Making Chicken Stock

The more I cook, the more I truly believe good quality ingredients are the key to good quality food.

Making Chicken Stock recipe and images by Lacey Baier, a sweet pea chef

I mean…it sounds so simple, right?  You put in good ingredients and you get good food.   Even with all that simplicity, it is hard to remember.  Well…it is for me, at least.

Now, I’m no Ina Garten (darnit!), meaning there are definitely several shortcuts I take in my kitchen.  But, I have come to learn these shortcuts usually come at a price.

For example, I know if I use canned chicken broth, I will not get as much flavor than if I use homemade chicken stock.  This rule, I have found, applies to many things, like homemade aiolis versus preservative-filled, store-bought mayonnaise, homemade tomato sauce versus sauce from a jar, homemade eggnog versus what you’d buy in a carton, etc.  This list, fortunately and unfortunately, can go on and on.

Making Chicken Stock

The good news?  If you put in the effort, you get a superior tasting result.  The bad news?  You do have to put in some effort.  Sorry.

Believe it or not, making chicken stock is actually very simple.  Basically, you throw all the ingredients in a large pot, cook for a bit and then strain.  All you gotta do is do it.  And, trust me, it is worth it.  The depth of flavor, the fresh ingredients and the satisfaction of making the base to your meal will all be there when you’re done. I promise.

Making Chicken Stock

I’ve been making my own chicken stock for a few years now.  Do I ever buy the canned stuff?  Of course.  But I know what I’m missing out on if I do.  So, this week, when we had some extra vegetables left over from our Community Supported Agriculture (CSA), I knew exactly how to make use of them.  That is another beauty of making chicken stock: you don’t waste extra carrots, celery, onion or chicken.  You just throw ’em in the pot.

Making Chicken Stock recipe and images by Lacey Baier, a sweet pea chef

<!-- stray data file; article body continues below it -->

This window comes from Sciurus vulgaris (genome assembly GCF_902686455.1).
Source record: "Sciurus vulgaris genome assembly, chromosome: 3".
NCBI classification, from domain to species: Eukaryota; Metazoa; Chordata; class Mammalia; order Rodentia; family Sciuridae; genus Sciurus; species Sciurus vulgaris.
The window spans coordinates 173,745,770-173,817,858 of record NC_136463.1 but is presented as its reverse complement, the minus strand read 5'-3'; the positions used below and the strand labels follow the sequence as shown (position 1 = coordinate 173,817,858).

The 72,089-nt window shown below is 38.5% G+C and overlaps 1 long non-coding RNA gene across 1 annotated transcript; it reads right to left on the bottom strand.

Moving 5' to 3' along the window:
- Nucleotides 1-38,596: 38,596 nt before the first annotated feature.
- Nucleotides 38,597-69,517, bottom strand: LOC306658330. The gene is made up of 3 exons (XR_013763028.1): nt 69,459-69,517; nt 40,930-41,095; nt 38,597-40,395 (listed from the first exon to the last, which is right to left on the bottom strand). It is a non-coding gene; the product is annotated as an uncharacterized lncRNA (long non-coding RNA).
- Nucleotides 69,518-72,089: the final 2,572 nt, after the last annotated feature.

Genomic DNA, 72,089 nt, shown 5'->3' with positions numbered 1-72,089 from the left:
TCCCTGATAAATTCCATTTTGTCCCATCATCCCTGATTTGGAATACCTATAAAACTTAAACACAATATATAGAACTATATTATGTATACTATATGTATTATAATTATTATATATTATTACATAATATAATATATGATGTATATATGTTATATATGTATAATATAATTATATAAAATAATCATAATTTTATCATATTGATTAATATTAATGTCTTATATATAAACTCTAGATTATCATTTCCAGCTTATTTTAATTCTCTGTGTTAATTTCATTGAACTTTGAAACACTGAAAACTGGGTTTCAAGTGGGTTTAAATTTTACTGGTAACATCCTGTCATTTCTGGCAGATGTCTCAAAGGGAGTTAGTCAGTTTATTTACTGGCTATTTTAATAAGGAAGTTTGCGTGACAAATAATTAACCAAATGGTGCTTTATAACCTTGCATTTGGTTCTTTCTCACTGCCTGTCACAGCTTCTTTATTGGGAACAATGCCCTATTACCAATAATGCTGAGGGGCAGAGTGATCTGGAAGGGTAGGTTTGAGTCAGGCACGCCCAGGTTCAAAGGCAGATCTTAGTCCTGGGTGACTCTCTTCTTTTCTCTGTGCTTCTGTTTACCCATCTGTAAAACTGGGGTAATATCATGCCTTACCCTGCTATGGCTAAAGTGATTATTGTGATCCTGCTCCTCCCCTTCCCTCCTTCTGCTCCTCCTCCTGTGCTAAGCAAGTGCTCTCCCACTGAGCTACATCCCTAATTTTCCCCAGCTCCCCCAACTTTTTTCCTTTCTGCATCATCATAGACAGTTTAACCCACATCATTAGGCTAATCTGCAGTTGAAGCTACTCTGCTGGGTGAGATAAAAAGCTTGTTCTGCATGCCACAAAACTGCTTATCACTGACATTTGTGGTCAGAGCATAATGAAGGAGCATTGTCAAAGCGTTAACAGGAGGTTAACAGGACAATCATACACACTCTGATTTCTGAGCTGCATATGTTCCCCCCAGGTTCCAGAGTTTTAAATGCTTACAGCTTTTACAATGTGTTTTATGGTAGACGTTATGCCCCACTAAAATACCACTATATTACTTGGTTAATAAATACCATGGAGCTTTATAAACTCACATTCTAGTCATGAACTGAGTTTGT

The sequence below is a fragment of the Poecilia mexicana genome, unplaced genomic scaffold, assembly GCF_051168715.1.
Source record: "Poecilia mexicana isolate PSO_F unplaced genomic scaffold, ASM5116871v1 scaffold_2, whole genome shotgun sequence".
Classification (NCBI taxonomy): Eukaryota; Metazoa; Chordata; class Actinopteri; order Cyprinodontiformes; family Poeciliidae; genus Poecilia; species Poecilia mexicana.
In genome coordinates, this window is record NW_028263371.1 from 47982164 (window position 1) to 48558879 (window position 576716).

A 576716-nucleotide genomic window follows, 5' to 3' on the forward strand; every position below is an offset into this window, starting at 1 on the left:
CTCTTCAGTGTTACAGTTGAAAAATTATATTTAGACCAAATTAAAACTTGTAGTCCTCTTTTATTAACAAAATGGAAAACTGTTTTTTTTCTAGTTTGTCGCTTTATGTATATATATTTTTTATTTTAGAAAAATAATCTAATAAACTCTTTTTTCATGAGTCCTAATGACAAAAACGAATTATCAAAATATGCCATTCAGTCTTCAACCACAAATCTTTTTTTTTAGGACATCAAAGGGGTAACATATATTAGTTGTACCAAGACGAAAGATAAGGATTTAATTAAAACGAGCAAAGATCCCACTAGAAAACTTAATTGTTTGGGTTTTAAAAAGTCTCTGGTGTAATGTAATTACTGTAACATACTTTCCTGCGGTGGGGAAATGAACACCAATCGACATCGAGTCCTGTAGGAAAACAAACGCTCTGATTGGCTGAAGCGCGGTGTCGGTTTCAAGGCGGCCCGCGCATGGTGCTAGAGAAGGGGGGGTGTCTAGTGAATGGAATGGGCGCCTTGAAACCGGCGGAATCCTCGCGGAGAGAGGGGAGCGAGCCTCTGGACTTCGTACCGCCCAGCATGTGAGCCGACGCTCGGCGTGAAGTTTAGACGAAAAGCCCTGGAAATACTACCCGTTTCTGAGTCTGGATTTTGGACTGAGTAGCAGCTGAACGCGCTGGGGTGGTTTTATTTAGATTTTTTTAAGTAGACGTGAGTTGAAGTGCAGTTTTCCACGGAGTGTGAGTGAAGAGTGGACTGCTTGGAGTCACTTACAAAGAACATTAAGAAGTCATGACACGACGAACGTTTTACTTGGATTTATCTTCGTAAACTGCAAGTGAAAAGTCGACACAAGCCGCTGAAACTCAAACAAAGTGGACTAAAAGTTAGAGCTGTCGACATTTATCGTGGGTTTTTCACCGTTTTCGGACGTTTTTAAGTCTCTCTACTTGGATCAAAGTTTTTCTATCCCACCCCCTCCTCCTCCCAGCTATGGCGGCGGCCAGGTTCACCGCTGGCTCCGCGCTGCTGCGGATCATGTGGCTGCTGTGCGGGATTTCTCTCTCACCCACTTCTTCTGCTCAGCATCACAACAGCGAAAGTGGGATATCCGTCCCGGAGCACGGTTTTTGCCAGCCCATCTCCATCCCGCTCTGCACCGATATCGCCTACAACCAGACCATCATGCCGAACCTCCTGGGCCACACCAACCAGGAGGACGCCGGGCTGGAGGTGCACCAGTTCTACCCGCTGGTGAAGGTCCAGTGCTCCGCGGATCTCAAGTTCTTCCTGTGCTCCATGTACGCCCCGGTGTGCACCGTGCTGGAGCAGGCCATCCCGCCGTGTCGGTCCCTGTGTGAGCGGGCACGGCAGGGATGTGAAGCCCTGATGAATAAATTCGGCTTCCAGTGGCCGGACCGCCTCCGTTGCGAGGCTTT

Awesome, right?

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If you give this recipe a try, let me know what you think by leaving a comment and rating it. And don’t forget to take a picture and tag it #asweetpeachef on Instagram! I LOVE seeing what you come up with. Enjoy!

5 from 1 vote
Chicken Stock Square Recipe Preview Image
Making Chicken Stock
Prep Time
10 mins
Cook Time
1 hr 45 mins
Total Time
1 hr 55 mins
Making Chicken Stock is a very simple way to use up extra vegetables and makes your food taste delicious.
Categories: Soup
Difficulty: Easy
Keyword: healthy chicken stock, healthy chicken stock recipe, ina garten chicken stock recipe
Servings: 12 cups
Calories: 25 kcal
Author: Lacey Baier of A Sweet Pea Chef
  • 1 5- lb roasting chicken cleaned and innards removed
  • 3 1/2 quarts water just enough to cover chicken
  • 2 large yellow onions cleaned, unpeeled and quartered
  • 4 carrots unpeeled and halved
  • 3 celery stalks with leaves cut into thirds
  • 6-8 sprigs fresh parsley
  • 10-12 sprigs fresh thyme
  • 1/2 garlic bulb unpeeled and cut in half
  • 2 tsp kosher salt
  • 1 tsp whole peppercorns
  • 1 turnip unpeeled and halved
  • 2 bay leaves
  1. Place the chicken and vegetables in a large stockpot over medium-high heat. Add just enough water to mostly cover the chicken. Adding too much water will dilute the flavor of the final stock. Add the thyme, parsley, kosher salt, peppercorns and bay leaves and allow to slowly come to a boil. Lower the heat to medium-low and simmer for 1-hour to 1 1/2-hours, until chicken is fully cooked.
  2. Carefully remove the chicken and allow to cool. Once cooled, the chicken can be de-boned and shredded for other use.
  3. Carefully strain the stock using a strainer over another large pot or bowl to catch the liquid. Season with additional kosher salt and/or ground black pepper to taste. Discard all the strained vegetable solids. Stock can be used immediately or stored in an air-tight container for up to one week in the refrigerator or longer if frozen.